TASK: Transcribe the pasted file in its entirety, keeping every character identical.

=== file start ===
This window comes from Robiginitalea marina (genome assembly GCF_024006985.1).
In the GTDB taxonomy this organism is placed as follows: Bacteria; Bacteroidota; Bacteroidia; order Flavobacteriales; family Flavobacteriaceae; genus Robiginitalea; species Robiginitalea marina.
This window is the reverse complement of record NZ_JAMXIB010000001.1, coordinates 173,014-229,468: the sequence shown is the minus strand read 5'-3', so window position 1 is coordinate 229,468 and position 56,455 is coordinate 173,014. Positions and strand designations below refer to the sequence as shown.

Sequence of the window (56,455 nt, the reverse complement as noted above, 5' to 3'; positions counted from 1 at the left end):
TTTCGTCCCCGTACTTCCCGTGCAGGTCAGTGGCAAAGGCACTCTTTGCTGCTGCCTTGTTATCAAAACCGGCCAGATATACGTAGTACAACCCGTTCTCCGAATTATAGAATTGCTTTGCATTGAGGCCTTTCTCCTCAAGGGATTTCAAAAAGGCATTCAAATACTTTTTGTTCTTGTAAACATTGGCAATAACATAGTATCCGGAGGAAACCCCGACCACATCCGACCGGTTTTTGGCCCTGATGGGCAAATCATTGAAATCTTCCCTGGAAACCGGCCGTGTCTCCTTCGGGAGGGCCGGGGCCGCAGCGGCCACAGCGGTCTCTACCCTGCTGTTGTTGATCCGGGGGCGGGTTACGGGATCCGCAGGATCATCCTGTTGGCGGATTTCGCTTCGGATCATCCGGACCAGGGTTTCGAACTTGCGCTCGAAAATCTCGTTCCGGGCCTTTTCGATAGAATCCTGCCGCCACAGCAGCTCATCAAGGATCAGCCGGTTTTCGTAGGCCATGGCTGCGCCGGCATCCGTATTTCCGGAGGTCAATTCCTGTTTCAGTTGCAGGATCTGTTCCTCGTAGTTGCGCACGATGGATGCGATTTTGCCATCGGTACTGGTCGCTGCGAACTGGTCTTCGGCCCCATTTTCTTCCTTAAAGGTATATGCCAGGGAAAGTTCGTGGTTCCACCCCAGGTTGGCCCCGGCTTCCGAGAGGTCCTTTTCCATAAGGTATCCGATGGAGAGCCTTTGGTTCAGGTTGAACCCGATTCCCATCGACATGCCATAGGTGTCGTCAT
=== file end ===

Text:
This window comes from Robiginitalea marina (genome assembly GCF_024006985.1).
In the GTDB taxonomy this organism is placed as follows: Bacteria; Bacteroidota; Bacteroidia; order Flavobacteriales; family Flavobacteriaceae; genus Robiginitalea; species Robiginitalea marina.
This window is the reverse complement of record NZ_JAMXIB010000001.1, coordinates 173,014-229,468: the sequence shown is the minus strand read 5'-3', so window position 1 is coordinate 229,468 and position 56,455 is coordinate 173,014. Positions and strand designations below refer to the sequence as shown.

Sequence of the window (56,455 nt, the reverse complement as noted above, 5' to 3'; positions counted from 1 at the left end):
TTTCGTCCCCGTACTTCCCGTGCAGGTCAGTGGCAAAGGCACTCTTTGCTGCTGCCTTGTTATCAAAACCGGCCAGATATACGTAGTACAACCCGTTCTCCGAATTATAGAATTGCTTTGCATTGAGGCCTTTCTCCTCAAGGGATTTCAAAAAGGCATTCAAATACTTTTTGTTCTTGTAAACATTGGCAATAACATAGTATCCGGAGGAAACCCCGACCACATCCGACCGGTTTTTGGCCCTGATGGGCAAATCATTGAAATCTTCCCTGGAAACCGGCCGTGTCTCCTTCGGGAGGGCCGGGGCCGCAGCGGCCACAGCGGTCTCTACCCTGCTGTTGTTGATCCGGGGGCGGGTTACGGGATCCGCAGGATCATCCTGTTGGCGGATTTCGCTTCGGATCATCCGGACCAGGGTTTCGAACTTGCGCTCGAAAATCTCGTTCCGGGCCTTTTCGATAGAATCCTGCCGCCACAGCAGCTCATCAAGGATCAGCCGGTTTTCGTAGGCCATGGCTGCGCCGGCATCCGTATTTCCGGAGGTCAATTCCTGTTTCAGTTGCAGGATCTGTTCCTCGTAGTTGCGCACGATGGATGCGATTTTGCCATCGGTACTGGTCGCTGCGAACTGGTCTTCGGCCCCATTTTCTTCCTTAAAGGTATATGCCAGGGAAAGTTCGTGGTTCCACCCCAGGTTGGCCCCGGCTTCCGAGAGGTCCTTTTCCATAAGGTATCCGATGGAGAGCCTTTGGTTCAGGTTGAACCCGATTCCCATCGACATGCCATAGGTGTCGTCAT